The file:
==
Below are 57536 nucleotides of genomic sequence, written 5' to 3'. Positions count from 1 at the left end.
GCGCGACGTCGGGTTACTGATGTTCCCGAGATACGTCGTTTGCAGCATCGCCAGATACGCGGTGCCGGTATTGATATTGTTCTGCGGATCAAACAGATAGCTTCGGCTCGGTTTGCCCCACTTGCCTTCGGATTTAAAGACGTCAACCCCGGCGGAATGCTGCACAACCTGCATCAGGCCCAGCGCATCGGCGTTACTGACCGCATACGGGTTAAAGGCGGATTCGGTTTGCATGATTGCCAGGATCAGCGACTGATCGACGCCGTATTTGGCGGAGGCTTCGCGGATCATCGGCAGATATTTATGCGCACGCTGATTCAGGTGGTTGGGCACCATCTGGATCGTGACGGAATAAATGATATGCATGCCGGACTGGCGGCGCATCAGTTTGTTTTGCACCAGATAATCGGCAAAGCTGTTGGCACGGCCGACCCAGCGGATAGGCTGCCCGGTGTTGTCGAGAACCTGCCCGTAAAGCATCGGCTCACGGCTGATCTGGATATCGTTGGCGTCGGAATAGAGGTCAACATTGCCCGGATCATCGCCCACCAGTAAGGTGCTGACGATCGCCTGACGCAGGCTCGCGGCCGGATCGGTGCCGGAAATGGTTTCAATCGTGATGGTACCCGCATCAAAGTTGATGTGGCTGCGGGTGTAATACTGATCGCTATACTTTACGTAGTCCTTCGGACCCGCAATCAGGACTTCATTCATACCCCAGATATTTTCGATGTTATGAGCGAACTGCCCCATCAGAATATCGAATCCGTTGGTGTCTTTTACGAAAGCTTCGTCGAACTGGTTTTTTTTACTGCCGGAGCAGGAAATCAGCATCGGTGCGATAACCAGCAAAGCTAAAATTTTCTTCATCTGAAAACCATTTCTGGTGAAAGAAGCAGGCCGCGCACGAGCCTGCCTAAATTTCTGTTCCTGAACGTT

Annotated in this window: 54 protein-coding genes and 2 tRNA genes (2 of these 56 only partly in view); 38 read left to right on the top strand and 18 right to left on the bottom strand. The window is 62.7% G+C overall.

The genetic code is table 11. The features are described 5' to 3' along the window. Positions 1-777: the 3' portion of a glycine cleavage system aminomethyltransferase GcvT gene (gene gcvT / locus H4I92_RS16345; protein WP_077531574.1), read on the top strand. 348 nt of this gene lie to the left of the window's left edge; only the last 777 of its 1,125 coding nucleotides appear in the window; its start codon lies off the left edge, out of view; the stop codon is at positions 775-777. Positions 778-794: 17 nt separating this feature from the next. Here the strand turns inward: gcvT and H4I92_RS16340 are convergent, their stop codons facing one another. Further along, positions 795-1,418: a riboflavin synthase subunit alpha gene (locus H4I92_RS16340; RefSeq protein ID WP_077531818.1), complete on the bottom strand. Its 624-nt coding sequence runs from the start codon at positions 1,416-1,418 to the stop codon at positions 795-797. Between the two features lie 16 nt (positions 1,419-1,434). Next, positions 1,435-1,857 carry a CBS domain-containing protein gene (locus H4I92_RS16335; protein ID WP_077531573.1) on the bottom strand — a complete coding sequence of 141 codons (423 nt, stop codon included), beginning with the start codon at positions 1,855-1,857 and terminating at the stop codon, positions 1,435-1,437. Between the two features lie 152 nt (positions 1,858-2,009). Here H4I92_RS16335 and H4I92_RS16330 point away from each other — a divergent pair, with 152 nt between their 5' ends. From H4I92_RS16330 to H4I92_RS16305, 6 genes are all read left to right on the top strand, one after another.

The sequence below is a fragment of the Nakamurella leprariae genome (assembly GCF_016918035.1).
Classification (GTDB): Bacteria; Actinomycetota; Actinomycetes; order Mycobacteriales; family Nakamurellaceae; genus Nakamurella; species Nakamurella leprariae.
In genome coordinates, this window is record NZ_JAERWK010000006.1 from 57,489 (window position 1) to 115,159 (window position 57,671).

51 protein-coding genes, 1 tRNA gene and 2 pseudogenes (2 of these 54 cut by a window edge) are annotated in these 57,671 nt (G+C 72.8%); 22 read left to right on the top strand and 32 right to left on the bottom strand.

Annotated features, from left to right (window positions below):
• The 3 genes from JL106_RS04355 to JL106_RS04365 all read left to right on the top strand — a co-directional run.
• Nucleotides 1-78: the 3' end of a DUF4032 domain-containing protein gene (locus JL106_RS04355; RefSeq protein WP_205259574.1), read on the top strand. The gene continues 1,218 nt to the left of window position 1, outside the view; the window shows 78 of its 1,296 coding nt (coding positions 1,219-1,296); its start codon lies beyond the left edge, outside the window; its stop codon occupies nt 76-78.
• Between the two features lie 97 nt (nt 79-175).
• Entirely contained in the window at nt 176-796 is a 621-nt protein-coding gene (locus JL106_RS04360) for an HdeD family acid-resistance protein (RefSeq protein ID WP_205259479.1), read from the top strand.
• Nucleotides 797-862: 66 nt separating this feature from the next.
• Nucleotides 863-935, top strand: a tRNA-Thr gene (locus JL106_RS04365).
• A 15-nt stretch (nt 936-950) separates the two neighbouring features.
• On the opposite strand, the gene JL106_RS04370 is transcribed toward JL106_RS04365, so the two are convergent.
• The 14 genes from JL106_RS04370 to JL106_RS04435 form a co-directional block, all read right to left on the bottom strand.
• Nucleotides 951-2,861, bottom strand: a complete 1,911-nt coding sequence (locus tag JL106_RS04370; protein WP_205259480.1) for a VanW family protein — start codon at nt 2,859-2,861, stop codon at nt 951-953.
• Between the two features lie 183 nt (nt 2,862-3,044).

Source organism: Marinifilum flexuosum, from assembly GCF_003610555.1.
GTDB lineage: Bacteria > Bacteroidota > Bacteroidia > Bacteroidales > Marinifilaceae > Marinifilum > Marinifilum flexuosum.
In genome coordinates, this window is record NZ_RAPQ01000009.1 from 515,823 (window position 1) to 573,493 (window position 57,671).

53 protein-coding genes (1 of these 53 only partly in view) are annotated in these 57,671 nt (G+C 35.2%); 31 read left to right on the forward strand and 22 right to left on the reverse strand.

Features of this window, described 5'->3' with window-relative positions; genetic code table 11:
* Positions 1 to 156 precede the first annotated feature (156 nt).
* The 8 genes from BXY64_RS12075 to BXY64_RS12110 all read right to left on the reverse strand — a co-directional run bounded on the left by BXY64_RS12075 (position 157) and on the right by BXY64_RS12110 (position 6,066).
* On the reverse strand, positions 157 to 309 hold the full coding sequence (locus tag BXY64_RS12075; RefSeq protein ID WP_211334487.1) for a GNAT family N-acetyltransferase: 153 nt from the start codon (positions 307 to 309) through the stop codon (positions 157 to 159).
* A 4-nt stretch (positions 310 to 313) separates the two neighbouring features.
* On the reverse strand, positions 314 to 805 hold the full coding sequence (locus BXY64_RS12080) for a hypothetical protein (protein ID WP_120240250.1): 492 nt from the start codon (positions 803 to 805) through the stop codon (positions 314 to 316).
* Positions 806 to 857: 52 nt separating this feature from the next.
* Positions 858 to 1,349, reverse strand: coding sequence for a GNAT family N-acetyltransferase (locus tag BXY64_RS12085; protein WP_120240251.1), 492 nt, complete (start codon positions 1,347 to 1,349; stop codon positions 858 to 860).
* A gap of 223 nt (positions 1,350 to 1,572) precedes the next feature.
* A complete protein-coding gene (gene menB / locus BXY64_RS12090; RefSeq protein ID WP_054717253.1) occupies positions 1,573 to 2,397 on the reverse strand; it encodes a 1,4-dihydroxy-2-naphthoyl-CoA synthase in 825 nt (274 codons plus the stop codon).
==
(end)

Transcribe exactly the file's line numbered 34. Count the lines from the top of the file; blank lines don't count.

* A complete protein-coding gene (gene menB / locus BXY64_RS12090; RefSeq protein ID WP_054717253.1) occupies positions 1,573 to 2,397 on the reverse strand; it encodes a 1,4-dihydroxy-2-naphthoyl-CoA synthase in 825 nt (274 codons plus the stop codon).